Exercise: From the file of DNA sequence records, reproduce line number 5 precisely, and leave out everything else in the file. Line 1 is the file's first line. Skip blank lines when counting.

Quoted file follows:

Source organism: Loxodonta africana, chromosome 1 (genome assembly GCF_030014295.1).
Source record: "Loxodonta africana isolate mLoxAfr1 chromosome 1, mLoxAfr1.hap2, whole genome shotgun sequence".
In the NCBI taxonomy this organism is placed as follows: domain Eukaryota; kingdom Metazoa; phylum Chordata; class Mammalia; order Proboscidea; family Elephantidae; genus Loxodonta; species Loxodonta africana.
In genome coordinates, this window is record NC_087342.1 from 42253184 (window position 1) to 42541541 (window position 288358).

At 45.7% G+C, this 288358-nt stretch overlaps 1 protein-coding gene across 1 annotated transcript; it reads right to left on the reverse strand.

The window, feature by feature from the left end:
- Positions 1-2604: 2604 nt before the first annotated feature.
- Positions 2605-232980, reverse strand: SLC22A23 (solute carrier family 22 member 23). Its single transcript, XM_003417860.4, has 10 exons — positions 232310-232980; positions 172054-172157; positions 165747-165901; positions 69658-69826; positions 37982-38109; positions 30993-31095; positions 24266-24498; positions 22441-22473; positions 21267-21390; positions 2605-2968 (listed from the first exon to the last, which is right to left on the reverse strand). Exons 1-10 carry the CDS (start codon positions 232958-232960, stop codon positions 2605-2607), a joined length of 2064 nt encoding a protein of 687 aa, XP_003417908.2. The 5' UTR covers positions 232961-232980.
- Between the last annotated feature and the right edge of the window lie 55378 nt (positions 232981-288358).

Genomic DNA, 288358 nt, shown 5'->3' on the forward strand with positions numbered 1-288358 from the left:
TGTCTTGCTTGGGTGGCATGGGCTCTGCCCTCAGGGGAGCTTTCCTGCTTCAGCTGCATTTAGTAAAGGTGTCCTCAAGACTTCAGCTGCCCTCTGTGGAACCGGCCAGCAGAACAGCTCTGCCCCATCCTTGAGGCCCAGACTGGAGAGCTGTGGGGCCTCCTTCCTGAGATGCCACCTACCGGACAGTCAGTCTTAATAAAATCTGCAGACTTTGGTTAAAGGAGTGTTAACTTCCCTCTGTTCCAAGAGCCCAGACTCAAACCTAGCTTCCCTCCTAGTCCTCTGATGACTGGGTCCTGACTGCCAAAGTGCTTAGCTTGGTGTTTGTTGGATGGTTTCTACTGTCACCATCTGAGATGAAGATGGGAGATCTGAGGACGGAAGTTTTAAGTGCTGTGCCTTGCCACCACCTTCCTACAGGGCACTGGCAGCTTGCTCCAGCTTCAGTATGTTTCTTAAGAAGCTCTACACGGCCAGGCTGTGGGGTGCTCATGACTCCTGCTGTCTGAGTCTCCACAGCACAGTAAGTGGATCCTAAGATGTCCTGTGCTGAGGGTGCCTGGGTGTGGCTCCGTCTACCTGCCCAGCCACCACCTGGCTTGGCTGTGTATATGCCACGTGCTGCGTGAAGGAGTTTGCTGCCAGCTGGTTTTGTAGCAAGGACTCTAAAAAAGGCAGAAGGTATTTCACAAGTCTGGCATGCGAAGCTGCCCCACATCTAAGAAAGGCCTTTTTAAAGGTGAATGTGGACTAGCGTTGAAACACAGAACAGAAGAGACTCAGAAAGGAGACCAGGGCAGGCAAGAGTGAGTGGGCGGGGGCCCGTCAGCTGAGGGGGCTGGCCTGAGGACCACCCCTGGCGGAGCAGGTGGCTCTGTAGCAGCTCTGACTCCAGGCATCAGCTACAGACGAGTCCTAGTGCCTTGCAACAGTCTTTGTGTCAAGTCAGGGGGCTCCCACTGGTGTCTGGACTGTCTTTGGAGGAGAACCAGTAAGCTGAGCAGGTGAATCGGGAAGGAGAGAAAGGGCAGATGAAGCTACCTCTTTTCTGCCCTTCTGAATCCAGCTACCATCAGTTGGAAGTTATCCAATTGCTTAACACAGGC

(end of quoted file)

At 45.7% G+C, this 288358-nt stretch overlaps 1 protein-coding gene across 1 annotated transcript; it reads right to left on the reverse strand.